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Boeing 737 MAX Fiasco Brings New Scrutiny to “Insane” Gap in Oversight of Foreign Repair Stations

By Admin

As Reported By Ted Reed for Forbes

This story was updated Nov. 21 to reflect approval of the bill by a House subcommittee.

The Boeing 737 MAX fiasco has brought airline labor unions new hope that they can finally change the way foreign aviation maintenance bases are regulated.

Airline labor is backing a bill, “The Safe Aircraft Maintenance Standards Act,” introduced by U.S. Rep. Peter DeFazio (D-Oregon), that would strengthen the Federal Aviation Administration’s oversight of repair stations located outside the U.S. A House subcommittee, headed by DeFazio, approved the bill Wednesday.

The bill would address gaps between the intense regulation of U.S. airline maintenance bases and the far less stringent oversight of foreign repair stations.

“There are clear parallels between the safety and oversight gaps on the manufacturing side, with the Boeing MAX, and those on the maintenance side,” said John Samuelsen, president of the Transport Workers Union, which represents about 150,000 workers including 60,000 mechanics, fleet service workers and flight attendants at American, JetBlue and Southwest Airlines.

“We don’t want to have a situation where America wakes up one morning to a catastrophic disaster involving foreign maintenance of passenger aircraft, which is what happened with the MAX,” Samuelsen said.

Samuelsen, a onetime New York City subway inspector who took over as president of the Transport Workers Union in 2017, said he was surprised to learn, upon getting involved in the airline industry, of the oversight gaps which enable less scrutiny of foreign repair stations than of domestic repair stations.

 “It seemed that some of those inside the airline industry are too close to realize the insanity of it all,” he said.

On Wednesday, the bill was passed by the House Committee on Transportation and Infrastructure. It is now headed to the full House and, if members approve, it could to to the Senate.

It is opposed by Airlines for America, the airline industry trade group, and by Aeronautical Repair Station Association, a repair station trade group.

The bill would allow unannounced FAA inspections of foreign repair stations, establish minimum qualifications for mechanics – including drug and alcohol testing — and others working on U.S.-registered aircraft at foreign repair stations; and require improved data maintenance reporting to the FAA.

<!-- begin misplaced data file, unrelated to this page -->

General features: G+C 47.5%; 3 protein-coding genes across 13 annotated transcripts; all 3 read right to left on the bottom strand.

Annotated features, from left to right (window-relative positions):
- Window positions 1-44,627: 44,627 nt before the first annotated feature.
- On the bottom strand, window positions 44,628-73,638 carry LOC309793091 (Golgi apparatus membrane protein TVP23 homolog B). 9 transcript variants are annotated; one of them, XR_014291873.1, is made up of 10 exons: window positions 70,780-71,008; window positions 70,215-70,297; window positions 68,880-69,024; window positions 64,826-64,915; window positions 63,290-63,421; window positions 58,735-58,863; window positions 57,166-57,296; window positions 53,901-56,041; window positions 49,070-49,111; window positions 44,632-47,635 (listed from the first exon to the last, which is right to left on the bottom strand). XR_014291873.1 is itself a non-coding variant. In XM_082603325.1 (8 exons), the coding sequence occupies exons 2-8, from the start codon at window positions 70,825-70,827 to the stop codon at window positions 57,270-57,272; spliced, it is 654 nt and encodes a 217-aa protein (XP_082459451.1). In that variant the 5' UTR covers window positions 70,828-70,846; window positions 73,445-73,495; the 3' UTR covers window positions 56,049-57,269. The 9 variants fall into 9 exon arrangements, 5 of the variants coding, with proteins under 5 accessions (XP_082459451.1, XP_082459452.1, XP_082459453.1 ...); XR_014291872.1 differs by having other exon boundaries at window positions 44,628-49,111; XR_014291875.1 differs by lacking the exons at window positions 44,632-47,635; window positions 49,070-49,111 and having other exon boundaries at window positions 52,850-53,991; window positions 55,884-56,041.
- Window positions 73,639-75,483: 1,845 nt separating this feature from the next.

In fact, Congress addressed some of the same concerns in the 2012 and 2016 FAA reauthorization acts, but the safety measures have not been implemented by the agency. Drug and alcohol testing requirements, for instance, were in the 2012 bill and data reporting was included the 2016 bill.  But surprise inspections are new.

“We are going to push very hard on this bill, said Larry Willis, president of the AFL-CIO Transportation Trades Department, which collectively represents 32 transportation unions.

The continuing scrutiny of lax regulation of Boeing following two fatal crashes involving the 737 MAX means that “People are reminded how important it is to have proper FAA oversight and regulation of our aviation system,” Willis said. “We do think aviation safety is getting a lot of attention.”

“We have made some progress on these issues over the years, but so far what Congress has mandated has not gotten us there,” Willis said.

This time, in an effort to ensure implementation if it is passed, the bill contains a clause that say that if proper certification of foreign maintenance bases does not occur, no new foreign repair stations can be certified.

About 900 foreign repair stations are certified by the FAA, Willis said. Some perform work on airlines that fly domestic U.S. routes.

“Aircraft maintenance overseas needs to have the same standards as we have in the U.S.,” said Sito Pantoja, general vice president of the International Association of Machinists in a July interview.

“These are not new issues for us,” Pantoja said. “They are issues we have been addressing in FAA reauthorization bills for 20 years.”